Rotary Club of Harrogate
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Harrogate Flower Fund Homes Project
This project demonstrates most effectively how the range of professional and business skills contained within a Rotary Club can he combined to achieve a very worthwhile result.
In 1972 the Community Service Committee of the Rotary Club of Harrogate set up a sub-committee to examine Flower Fund Homes projects in Bradford and Halifax. Through regular advertising in the local press, relatives and friends had been encouraged to send donations to a "Flower Fund Homes" account as an alternative to, or in addition to, sending flowers or wreaths at the time of bereavement. The resulting monies were used to build flats for elderly people in reduced circumstances. This idea was taken up by the Club in 1973/74 during the Presidential year of the late Rotarian Leonard Steel. The first block of twelve flats, opened in May 1981 at Green Garth, Markenfield Road (off Skipton Road), was built- at a cost of £125,000 on land which had been kindly donated by the Harrogate Corporation to mark the wedding of the Princess Royal. Its success, and its obvious social value, prompted the Club to plan for a second block of six flats in the town. A property in the High Street, Starbeck was identified, suitably extended, converted into flats at a cost of £257,000 and named "Steel Garth" (in memory of Leonard). President Ron Woolley invited the President of RIBI, Norman Hackett, to officially open the development in February 1992 in the presence of the District Governor, Dr John Neasham. Both blocks have remained continuously tenanted.
During 2010-2011 a cottage, adjourning Steelgarth and purchased in 2007, was renovated and a new block of four flats was added to the rear of the existing flats. On 1st July 2011 the extensions were officially opened by Roger Percival, District Governor of Rotary District 1040 and a member of the Rotary Club of Harrogate. This development took the total number of flats owned by the Association to twenty-seven.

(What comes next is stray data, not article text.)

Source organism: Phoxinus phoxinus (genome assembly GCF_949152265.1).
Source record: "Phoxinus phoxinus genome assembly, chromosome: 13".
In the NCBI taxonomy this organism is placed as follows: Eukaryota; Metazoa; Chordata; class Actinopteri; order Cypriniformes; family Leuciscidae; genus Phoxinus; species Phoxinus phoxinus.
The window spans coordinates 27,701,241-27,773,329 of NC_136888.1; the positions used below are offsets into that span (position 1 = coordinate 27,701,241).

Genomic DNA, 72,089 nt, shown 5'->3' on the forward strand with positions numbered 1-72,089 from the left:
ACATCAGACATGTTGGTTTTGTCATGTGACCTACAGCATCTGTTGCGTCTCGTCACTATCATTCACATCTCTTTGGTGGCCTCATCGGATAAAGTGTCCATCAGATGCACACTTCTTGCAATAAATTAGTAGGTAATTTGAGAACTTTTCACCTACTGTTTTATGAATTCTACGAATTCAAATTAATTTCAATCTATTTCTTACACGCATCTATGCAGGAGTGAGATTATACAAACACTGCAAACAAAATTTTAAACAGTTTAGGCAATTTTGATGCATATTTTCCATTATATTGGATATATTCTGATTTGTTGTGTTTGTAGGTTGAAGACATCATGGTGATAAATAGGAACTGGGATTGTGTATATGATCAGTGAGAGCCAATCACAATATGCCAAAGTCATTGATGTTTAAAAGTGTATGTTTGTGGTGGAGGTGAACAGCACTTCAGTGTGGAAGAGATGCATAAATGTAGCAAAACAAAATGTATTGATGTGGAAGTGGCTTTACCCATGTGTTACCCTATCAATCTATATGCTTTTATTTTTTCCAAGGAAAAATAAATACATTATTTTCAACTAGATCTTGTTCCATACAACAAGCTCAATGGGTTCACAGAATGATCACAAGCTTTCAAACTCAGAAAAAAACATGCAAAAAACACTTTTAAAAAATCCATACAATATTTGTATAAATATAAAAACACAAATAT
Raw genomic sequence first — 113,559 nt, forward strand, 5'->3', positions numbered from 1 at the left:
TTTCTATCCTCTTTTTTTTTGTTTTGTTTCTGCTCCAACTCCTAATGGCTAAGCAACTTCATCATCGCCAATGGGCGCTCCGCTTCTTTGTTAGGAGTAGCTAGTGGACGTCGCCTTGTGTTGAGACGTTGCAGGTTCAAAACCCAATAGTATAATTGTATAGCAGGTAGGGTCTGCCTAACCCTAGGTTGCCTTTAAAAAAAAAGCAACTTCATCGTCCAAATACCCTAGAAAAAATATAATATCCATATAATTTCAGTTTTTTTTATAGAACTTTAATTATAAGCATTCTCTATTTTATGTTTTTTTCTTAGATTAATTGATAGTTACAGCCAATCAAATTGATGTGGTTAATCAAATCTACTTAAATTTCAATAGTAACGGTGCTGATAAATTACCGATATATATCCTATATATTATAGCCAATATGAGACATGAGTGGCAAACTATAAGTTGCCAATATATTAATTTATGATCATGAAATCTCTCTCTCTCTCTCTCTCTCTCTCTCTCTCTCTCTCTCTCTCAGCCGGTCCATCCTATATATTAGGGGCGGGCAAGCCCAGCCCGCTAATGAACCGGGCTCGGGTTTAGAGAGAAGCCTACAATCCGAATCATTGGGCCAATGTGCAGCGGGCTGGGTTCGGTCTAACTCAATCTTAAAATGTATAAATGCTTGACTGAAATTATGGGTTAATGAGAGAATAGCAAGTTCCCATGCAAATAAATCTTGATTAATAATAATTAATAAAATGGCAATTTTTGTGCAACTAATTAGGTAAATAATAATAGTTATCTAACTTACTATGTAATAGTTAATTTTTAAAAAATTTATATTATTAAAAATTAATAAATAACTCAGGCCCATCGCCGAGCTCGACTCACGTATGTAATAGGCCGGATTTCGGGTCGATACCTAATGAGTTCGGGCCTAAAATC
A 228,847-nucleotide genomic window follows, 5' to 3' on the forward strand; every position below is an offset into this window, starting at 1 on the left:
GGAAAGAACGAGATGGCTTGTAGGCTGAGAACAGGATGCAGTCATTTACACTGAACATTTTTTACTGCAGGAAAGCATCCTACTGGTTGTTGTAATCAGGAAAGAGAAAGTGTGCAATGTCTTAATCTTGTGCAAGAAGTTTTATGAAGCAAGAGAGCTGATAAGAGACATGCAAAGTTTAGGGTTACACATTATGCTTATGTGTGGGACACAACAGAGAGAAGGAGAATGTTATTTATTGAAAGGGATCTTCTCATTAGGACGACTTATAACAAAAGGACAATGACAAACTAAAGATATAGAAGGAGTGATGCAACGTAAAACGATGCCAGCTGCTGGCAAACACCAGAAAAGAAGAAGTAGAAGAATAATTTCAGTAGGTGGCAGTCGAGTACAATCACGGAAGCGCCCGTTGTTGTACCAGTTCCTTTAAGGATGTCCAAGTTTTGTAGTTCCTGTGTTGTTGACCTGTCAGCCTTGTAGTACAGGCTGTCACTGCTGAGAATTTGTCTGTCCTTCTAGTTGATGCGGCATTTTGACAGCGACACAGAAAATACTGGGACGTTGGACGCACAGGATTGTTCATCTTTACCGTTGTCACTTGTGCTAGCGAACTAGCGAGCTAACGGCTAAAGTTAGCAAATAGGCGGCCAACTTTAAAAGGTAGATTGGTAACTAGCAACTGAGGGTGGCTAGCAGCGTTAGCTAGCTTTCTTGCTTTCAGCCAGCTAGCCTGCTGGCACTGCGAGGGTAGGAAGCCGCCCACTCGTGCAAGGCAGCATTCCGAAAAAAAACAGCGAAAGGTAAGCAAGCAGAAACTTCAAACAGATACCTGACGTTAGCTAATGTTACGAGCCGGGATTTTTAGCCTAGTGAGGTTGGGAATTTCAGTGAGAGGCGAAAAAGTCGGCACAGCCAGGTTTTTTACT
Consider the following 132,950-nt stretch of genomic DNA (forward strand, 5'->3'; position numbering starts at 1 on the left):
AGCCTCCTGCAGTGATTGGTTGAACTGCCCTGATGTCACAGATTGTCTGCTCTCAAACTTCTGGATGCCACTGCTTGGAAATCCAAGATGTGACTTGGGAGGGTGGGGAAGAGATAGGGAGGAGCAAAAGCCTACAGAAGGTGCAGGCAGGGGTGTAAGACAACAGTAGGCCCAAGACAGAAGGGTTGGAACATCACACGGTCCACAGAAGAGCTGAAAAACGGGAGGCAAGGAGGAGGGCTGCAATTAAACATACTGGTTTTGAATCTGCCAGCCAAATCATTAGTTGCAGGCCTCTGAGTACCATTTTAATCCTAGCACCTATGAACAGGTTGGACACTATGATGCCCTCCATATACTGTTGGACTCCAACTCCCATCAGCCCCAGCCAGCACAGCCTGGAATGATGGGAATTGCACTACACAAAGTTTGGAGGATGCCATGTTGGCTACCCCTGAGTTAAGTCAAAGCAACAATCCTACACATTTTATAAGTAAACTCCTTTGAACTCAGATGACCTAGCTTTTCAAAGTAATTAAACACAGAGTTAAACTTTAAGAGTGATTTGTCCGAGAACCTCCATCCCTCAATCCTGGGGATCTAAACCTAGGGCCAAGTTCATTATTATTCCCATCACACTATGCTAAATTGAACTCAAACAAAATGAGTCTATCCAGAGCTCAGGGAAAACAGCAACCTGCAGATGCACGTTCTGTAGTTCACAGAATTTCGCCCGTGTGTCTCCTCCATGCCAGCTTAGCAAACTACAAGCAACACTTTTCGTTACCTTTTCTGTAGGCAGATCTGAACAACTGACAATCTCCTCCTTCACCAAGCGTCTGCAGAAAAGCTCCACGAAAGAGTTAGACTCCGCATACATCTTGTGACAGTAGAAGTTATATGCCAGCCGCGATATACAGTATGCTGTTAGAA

Members of Rotary and Inner Wheel, plus existing tenants, form the majority of the Management Committee, with day-to-day administration being undertaken by Harrogate Families Housing Association. The Fund was registered under the Charities Act 1960, the Housing Act 1974 and the Industrial and Provident Societies Acts 1965.
The Association's objects are, for the benefit of the community, the provision of housing available for letting to aged persons in need or distress. Its present principal activity is the provision of rented accommodation for elderly persons of limited means, aged 55 or over, at affordable rents. The Association is organised so that the committees meet regularly to manage its affairs. It does not employ any paid staff, but does use agents for the collection of rents and other management services, who are paid a fee for this work. Any profits are used to improve existing flats or purchase new properties.